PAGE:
Of course, Schumacher must deal with the meanings that are already attached to the name 'avant-garde'. To do this, he divides the avant-garde into 'revolutionary' and 'cumulative' periods. Revolutionary periods are where many innovations are made very quickly, without necessarily working them out, whereas cumulative periods are when these innovations are systematically worked out. The proliferation of radical philosophy in architecture over the last 20 years was a symptom of a revolutionary period, which has receded now that avant-garde architecture is more interested in how to fit windows into curved walls. [122]
            No discussion of the avant-garde is complete without dealing with questions of utopia, and Schumacher doesn't disappoint. While stating the commonplace that utopian thinking about the future is out of the question, he goes on to suggest that what architecture can offer is the notion of 'latent utopia':
The radical architectural projects proliferating on today's computer screens do not offer themselves as utopian proposals in the sense of elaborated proposals for a better life. […] They are open-ended mutations that at best might become catalysts in the coevolution of new life processes. […] Who is to judge and deny a priori that a strange building will not attract and engender a strangely productive occupation. […] A decoded architecture - made strange - offers itself to inhabitation as an aleatoric field, anticipating and actively prefacing its own 'détournement'.[127]
            Did you get that? What is being asserted here is that the radical formal research conducted by the 'avant-gardes', by creating spatial configurations that are out of the ordinary, provide a necessary supplement to quotidian space that might possibly be taken up by an unforeseen new social arrangement.
           
            By far the longest section of AoA is the third, which goes into depth about architecture as an autopoietic system, and it is here where most of the 'theoretical heavy lifting' of the whole book resides. In this third section Schumacher first outlines exactly what it is that he thinks makes architecture architecture, and then proceeds into the elucidation of his own vision for architecture and its future. The former section contains an argument for architecture's autonomy, followed by an analysis of the process of architecture and the form/function distinction. The latter introduces the extra layer of the  beauty/utility distinction, before making an attempt to rehabilitate the notion of 'style'.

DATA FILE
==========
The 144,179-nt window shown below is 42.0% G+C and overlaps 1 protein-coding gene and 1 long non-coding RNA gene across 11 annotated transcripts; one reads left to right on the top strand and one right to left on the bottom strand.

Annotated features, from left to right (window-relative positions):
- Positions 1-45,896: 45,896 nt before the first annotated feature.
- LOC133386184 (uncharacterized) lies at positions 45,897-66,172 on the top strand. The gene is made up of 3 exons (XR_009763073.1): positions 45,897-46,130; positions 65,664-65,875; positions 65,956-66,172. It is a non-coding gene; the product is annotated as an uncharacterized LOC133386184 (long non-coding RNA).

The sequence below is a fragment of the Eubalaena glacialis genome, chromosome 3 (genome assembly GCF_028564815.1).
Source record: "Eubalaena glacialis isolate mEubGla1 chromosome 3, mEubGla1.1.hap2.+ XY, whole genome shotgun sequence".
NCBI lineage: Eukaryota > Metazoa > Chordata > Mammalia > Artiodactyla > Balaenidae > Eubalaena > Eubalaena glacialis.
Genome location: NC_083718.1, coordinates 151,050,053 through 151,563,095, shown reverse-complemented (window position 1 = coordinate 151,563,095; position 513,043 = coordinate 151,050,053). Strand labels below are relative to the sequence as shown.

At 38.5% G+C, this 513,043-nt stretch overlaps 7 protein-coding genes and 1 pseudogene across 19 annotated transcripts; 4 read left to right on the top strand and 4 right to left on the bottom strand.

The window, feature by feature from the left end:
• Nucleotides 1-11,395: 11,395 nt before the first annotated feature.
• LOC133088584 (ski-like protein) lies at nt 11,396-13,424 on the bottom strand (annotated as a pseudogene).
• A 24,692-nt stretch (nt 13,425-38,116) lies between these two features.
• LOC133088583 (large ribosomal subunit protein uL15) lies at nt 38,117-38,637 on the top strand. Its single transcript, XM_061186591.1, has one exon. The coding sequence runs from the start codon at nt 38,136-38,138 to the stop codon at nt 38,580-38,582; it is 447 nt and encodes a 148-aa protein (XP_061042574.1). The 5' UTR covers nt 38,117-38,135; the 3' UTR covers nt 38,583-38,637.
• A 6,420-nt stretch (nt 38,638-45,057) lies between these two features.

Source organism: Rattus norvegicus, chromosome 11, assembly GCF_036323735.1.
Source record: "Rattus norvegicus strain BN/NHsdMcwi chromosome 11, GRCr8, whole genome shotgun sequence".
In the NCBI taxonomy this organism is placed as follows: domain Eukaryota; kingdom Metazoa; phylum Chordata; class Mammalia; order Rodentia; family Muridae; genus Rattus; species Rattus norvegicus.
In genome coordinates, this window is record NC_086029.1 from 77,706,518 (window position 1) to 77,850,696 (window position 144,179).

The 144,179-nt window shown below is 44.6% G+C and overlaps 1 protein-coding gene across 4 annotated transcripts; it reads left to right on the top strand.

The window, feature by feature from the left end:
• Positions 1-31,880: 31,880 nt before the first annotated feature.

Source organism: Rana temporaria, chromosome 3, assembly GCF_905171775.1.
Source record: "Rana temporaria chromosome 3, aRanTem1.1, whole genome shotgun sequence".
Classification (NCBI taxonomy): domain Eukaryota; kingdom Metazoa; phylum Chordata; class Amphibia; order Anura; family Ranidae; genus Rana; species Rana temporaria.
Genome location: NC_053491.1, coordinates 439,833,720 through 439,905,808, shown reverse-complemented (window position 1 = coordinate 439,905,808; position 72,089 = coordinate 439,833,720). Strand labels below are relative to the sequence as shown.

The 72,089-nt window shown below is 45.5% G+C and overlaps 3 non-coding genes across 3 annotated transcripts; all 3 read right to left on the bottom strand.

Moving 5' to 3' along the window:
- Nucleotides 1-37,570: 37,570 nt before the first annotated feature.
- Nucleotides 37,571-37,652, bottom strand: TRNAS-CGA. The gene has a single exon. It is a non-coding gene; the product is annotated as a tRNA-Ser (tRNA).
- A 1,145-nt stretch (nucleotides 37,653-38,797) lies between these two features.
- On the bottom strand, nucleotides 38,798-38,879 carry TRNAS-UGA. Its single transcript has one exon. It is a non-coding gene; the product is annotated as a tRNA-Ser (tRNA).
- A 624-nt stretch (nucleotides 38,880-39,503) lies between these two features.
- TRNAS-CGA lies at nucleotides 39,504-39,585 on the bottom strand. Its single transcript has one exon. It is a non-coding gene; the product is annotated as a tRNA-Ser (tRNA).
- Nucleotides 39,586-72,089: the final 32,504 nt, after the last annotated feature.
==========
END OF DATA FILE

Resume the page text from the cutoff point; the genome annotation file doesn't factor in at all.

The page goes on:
It is worth quoting Schumacher's thesis about the autonomy of architecture in full:
"There can be no external determination imposed upon architecture - neither by political bodies, nor by paying clients - except in the negative / trivial sense of disruption."[188]
Now before you spit out your tea, there is actually a technical point being made here; 'Architecture', as the shorthand term for 'the autopoiesis of architecture', has to be autonomous as it is already defined as the emergent network of architectural communication. So technically (if a little tautologically) this is correct; for example, the cost of the building is an economic aspect of a building object, and by definition is not a part of the 'autopoiesis of architecture'. The budgetary constraint placed upon a building is not an architectural constraint, it is an external 'irritant' which can only be approached 'architecturally'.
            According to Schumacher, the 'elemental' architectural communication in architecture is the design decision, which is embodied in the elemental vector of architectural communication, which is the drawing. All of the external constraints that an architectural project must pass through are translated into design decisions, which are then communicated as drawings. The client of a building is not 'inside' architecture, but the pressures they exert must be translated into issues 'within' architecture.